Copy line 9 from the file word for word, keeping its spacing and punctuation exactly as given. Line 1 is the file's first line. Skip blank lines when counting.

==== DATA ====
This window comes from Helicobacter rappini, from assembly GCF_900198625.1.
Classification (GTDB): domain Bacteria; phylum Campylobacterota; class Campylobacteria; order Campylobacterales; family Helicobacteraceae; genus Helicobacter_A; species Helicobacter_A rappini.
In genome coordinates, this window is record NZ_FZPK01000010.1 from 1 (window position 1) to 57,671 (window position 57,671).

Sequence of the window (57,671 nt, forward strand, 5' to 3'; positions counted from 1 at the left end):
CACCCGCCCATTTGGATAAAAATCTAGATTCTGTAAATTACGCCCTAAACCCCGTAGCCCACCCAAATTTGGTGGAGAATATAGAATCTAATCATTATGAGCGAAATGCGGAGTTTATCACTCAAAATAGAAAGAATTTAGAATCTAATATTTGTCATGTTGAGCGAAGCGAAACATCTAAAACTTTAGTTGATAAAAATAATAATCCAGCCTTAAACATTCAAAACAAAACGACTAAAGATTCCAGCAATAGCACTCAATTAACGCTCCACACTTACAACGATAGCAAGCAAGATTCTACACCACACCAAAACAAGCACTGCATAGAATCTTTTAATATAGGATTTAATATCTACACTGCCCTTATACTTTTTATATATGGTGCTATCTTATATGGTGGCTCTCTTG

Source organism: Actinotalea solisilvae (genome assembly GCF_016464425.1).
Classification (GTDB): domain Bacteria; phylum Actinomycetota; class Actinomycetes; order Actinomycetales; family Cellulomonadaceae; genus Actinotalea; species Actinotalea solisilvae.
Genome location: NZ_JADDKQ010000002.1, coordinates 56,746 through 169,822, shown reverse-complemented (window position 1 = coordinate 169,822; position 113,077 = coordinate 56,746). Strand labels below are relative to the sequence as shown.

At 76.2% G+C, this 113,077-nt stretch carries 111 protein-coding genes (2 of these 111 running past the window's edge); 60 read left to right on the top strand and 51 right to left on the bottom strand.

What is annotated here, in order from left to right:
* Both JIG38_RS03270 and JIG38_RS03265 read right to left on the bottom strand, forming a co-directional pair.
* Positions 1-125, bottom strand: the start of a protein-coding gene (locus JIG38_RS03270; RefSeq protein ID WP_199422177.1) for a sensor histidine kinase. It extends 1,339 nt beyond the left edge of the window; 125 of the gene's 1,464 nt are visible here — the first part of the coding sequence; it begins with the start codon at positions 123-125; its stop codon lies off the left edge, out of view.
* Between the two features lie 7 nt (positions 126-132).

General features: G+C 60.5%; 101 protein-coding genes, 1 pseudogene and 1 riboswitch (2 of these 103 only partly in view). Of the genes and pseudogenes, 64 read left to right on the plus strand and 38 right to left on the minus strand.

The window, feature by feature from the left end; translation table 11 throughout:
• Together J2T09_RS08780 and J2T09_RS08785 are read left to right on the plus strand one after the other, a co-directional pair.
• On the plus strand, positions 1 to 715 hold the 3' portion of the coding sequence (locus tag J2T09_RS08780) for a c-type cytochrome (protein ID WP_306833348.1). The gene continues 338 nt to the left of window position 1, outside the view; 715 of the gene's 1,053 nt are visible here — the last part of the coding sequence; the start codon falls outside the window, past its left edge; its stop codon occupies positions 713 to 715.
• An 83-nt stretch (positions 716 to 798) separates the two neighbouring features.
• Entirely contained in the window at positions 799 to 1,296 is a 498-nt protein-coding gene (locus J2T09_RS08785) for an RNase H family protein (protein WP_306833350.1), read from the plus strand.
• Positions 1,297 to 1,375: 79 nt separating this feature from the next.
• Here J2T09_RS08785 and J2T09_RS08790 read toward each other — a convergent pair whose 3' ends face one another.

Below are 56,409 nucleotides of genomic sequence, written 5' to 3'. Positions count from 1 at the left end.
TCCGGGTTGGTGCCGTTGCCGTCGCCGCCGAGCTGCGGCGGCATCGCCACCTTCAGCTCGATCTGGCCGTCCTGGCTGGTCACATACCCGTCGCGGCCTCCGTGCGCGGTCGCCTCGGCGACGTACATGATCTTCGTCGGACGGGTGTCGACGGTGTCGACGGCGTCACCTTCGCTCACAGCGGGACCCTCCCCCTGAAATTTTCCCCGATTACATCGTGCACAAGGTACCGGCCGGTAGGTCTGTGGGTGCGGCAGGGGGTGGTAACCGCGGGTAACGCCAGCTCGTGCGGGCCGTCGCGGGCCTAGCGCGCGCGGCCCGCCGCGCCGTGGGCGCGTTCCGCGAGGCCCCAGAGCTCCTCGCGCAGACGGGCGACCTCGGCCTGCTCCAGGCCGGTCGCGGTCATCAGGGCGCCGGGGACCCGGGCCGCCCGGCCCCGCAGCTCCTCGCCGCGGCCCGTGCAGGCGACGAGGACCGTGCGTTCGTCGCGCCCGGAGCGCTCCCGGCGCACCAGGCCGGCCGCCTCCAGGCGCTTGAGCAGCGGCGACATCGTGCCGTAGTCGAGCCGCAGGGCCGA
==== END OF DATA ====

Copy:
At 76.2% G+C, this 113,077-nt stretch carries 111 protein-coding genes (2 of these 111 running past the window's edge); 60 read left to right on the top strand and 51 right to left on the bottom strand.